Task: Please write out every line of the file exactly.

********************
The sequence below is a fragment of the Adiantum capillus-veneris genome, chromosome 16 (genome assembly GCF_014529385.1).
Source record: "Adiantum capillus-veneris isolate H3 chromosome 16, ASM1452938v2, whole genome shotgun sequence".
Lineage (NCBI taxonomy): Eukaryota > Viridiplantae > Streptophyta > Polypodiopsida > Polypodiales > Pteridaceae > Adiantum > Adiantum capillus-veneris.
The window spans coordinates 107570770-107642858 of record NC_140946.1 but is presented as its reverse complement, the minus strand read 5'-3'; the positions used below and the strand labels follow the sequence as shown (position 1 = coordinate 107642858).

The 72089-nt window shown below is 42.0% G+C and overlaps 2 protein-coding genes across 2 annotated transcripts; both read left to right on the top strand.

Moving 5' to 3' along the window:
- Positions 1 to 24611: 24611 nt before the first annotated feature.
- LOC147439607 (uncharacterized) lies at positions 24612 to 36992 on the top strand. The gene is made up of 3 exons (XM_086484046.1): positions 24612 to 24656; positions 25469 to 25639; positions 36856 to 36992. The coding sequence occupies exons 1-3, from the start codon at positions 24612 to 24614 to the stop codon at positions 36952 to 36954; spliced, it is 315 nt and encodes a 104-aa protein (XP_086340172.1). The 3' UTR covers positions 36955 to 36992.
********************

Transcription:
The sequence below is a fragment of the Adiantum capillus-veneris genome, chromosome 16 (genome assembly GCF_014529385.1).
Source record: "Adiantum capillus-veneris isolate H3 chromosome 16, ASM1452938v2, whole genome shotgun sequence".
Lineage (NCBI taxonomy): Eukaryota > Viridiplantae > Streptophyta > Polypodiopsida > Polypodiales > Pteridaceae > Adiantum > Adiantum capillus-veneris.
The window spans coordinates 107570770-107642858 of record NC_140946.1 but is presented as its reverse complement, the minus strand read 5'-3'; the positions used below and the strand labels follow the sequence as shown (position 1 = coordinate 107642858).

The 72089-nt window shown below is 42.0% G+C and overlaps 2 protein-coding genes across 2 annotated transcripts; both read left to right on the top strand.

Moving 5' to 3' along the window:
- Positions 1 to 24611: 24611 nt before the first annotated feature.
- LOC147439607 (uncharacterized) lies at positions 24612 to 36992 on the top strand. The gene is made up of 3 exons (XM_086484046.1): positions 24612 to 24656; positions 25469 to 25639; positions 36856 to 36992. The coding sequence occupies exons 1-3, from the start codon at positions 24612 to 24614 to the stop codon at positions 36952 to 36954; spliced, it is 315 nt and encodes a 104-aa protein (XP_086340172.1). The 3' UTR covers positions 36955 to 36992.